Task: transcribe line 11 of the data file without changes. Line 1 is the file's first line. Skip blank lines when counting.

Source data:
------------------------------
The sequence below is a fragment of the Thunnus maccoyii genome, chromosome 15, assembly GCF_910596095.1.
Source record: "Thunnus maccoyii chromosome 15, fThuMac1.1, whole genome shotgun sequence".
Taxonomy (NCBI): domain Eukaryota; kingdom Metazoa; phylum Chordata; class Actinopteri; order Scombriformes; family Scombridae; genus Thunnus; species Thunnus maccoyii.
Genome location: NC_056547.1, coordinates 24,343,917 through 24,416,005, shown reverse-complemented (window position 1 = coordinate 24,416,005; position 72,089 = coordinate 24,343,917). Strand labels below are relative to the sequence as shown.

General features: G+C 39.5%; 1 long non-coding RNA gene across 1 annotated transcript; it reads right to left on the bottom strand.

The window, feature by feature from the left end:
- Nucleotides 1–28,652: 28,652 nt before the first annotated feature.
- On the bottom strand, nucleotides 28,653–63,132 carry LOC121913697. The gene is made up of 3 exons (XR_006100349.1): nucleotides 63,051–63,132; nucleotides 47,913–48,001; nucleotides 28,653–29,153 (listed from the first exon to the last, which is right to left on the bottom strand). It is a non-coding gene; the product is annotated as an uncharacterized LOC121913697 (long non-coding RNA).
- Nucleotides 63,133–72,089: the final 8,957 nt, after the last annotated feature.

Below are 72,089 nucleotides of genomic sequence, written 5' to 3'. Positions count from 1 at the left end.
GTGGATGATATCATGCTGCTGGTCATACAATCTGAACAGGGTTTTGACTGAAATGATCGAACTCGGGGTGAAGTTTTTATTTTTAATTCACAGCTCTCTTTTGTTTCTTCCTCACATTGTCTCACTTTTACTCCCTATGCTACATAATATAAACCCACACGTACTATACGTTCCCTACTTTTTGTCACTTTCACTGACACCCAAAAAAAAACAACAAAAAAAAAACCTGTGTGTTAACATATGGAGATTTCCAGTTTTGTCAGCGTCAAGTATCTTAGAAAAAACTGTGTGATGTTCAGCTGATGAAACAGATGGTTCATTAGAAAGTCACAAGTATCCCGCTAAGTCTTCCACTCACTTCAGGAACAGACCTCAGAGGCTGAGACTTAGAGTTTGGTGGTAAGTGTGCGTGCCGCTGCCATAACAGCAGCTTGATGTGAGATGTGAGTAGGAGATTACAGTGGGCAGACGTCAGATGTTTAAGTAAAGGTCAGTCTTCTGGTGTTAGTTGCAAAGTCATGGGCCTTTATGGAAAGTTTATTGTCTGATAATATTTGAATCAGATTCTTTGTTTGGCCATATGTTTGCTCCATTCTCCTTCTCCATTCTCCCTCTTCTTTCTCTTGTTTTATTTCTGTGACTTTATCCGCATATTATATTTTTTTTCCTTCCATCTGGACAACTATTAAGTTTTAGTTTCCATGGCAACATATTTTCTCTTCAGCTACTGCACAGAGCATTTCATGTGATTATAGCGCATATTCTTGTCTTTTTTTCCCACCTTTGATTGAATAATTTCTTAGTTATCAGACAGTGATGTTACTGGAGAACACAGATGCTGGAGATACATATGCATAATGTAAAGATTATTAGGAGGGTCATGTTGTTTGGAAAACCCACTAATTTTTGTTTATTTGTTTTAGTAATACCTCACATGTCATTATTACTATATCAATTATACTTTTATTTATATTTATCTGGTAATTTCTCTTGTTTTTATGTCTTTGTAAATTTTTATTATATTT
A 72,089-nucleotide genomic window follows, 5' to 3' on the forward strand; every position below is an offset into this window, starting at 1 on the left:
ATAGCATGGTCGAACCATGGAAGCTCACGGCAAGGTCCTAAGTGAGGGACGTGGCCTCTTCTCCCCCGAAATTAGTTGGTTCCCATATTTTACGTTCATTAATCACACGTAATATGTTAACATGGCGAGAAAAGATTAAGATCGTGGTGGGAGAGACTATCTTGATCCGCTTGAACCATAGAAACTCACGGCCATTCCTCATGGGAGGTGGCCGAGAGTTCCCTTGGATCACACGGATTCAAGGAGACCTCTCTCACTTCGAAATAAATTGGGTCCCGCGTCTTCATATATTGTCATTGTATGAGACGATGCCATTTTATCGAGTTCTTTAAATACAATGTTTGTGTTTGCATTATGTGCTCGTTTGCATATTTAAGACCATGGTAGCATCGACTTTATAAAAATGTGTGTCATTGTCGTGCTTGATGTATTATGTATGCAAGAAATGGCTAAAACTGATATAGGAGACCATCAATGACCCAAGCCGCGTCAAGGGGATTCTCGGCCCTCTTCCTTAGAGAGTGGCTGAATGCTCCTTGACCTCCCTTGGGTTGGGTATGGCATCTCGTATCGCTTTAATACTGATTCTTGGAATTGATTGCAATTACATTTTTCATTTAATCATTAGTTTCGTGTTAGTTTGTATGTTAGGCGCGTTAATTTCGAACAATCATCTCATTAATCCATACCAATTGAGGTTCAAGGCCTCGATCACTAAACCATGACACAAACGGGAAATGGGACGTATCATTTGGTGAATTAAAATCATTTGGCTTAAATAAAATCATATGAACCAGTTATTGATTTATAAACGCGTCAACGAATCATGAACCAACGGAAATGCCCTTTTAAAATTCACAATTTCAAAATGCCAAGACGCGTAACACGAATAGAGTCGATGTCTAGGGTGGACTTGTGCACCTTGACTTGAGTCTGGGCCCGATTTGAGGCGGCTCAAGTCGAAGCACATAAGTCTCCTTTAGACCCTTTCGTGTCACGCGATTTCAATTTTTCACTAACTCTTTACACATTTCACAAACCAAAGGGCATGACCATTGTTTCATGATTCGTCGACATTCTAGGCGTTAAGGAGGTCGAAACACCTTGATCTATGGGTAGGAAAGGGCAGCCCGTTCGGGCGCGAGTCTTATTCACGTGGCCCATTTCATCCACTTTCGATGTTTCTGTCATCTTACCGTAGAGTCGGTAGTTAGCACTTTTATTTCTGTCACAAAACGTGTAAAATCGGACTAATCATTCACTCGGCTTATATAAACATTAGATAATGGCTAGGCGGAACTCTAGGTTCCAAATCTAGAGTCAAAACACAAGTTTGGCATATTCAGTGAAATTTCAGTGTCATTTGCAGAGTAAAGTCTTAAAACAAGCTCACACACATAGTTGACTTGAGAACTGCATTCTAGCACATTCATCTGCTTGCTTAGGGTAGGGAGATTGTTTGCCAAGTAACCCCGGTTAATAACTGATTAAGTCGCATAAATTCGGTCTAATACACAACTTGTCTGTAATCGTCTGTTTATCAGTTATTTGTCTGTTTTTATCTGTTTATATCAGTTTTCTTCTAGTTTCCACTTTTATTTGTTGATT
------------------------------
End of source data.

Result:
GTGGATGATATCATGCTGCTGGTCATACAATCTGAACAGGGTTTTGACTGAAATGATCGAACTCGGGGTGAAGTTTTTATTTTTAATTCACAGCTCTCTTTTGTTTCTTCCTCACATTGTCTCACTTTTACTCCCTATGCTACATAATATAAACCCACACGTACTATACGTTCCCTACTTTTTGTCACTTTCACTGACACCCAAAAAAAAACAACAAAAAAAAAACCTGTGTGTTAACATATGGAGATTTCCAGTTTTGTCAGCGTCAAGTATCTTAGAAAAAACTGTGTGATGTTCAGCTGATGAAACAGATGGTTCATTAGAAAGTCACAAGTATCCCGCTAAGTCTTCCACTCACTTCAGGAACAGACCTCAGAGGCTGAGACTTAGAGTTTGGTGGTAAGTGTGCGTGCCGCTGCCATAACAGCAGCTTGATGTGAGATGTGAGTAGGAGATTACAGTGGGCAGACGTCAGATGTTTAAGTAAAGGTCAGTCTTCTGGTGTTAGTTGCAAAGTCATGGGCCTTTATGGAAAGTTTATTGTCTGATAATATTTGAATCAGATTCTTTGTTTGGCCATATGTTTGCTCCATTCTCCTTCTCCATTCTCCCTCTTCTTTCTCTTGTTTTATTTCTGTGACTTTATCCGCATATTATATTTTTTTTCCTTCCATCTGGACAACTATTAAGTTTTAGTTTCCATGGCAACATATTTTCTCTTCAGCTACTGCACAGAGCATTTCATGTGATTATAGCGCATATTCTTGTCTTTTTTTCCCACCTTTGATTGAATAATTTCTTAGTTATCAGACAGTGATGTTACTGGAGAACACAGATGCTGGAGATACATATGCATAATGTAAAGATTATTAGGAGGGTCATGTTGTTTGGAAAACCCACTAATTTTTGTTTATTTGTTTTAGTAATACCTCACATGTCATTATTACTATATCAATTATACTTTTATTTATATTTATCTGGTAATTTCTCTTGTTTTTATGTCTTTGTAAATTTTTATTATATTT